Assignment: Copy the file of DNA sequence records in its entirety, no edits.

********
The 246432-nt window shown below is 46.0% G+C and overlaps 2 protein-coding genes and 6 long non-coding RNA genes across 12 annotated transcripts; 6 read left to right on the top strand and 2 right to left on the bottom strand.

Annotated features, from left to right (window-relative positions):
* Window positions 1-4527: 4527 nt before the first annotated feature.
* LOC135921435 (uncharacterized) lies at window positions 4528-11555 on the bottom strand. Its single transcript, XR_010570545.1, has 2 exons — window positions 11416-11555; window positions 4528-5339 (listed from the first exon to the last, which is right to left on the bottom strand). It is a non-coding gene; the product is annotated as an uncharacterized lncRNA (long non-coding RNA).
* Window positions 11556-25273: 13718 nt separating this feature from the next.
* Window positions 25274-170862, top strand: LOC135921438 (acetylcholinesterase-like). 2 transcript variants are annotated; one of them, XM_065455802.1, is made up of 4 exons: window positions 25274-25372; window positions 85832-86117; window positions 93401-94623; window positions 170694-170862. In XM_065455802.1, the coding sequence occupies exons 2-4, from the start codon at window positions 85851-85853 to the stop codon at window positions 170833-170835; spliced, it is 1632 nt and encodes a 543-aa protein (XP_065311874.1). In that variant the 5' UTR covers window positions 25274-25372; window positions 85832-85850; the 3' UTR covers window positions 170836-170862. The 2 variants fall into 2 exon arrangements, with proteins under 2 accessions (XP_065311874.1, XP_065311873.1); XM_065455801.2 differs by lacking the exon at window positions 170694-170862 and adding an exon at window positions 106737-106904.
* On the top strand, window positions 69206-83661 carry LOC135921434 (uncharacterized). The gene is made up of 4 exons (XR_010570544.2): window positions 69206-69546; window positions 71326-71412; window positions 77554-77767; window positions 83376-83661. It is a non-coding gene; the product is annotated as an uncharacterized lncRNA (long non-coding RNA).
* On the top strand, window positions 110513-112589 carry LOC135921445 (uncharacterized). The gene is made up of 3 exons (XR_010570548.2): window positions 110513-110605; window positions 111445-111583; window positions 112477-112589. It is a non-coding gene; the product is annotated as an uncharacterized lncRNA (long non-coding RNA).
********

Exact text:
The 246432-nt window shown below is 46.0% G+C and overlaps 2 protein-coding genes and 6 long non-coding RNA genes across 12 annotated transcripts; 6 read left to right on the top strand and 2 right to left on the bottom strand.

Annotated features, from left to right (window-relative positions):
* Window positions 1-4527: 4527 nt before the first annotated feature.
* LOC135921435 (uncharacterized) lies at window positions 4528-11555 on the bottom strand. Its single transcript, XR_010570545.1, has 2 exons — window positions 11416-11555; window positions 4528-5339 (listed from the first exon to the last, which is right to left on the bottom strand). It is a non-coding gene; the product is annotated as an uncharacterized lncRNA (long non-coding RNA).
* Window positions 11556-25273: 13718 nt separating this feature from the next.
* Window positions 25274-170862, top strand: LOC135921438 (acetylcholinesterase-like). 2 transcript variants are annotated; one of them, XM_065455802.1, is made up of 4 exons: window positions 25274-25372; window positions 85832-86117; window positions 93401-94623; window positions 170694-170862. In XM_065455802.1, the coding sequence occupies exons 2-4, from the start codon at window positions 85851-85853 to the stop codon at window positions 170833-170835; spliced, it is 1632 nt and encodes a 543-aa protein (XP_065311874.1). In that variant the 5' UTR covers window positions 25274-25372; window positions 85832-85850; the 3' UTR covers window positions 170836-170862. The 2 variants fall into 2 exon arrangements, with proteins under 2 accessions (XP_065311874.1, XP_065311873.1); XM_065455801.2 differs by lacking the exon at window positions 170694-170862 and adding an exon at window positions 106737-106904.
* On the top strand, window positions 69206-83661 carry LOC135921434 (uncharacterized). The gene is made up of 4 exons (XR_010570544.2): window positions 69206-69546; window positions 71326-71412; window positions 77554-77767; window positions 83376-83661. It is a non-coding gene; the product is annotated as an uncharacterized lncRNA (long non-coding RNA).
* On the top strand, window positions 110513-112589 carry LOC135921445 (uncharacterized). The gene is made up of 3 exons (XR_010570548.2): window positions 110513-110605; window positions 111445-111583; window positions 112477-112589. It is a non-coding gene; the product is annotated as an uncharacterized lncRNA (long non-coding RNA).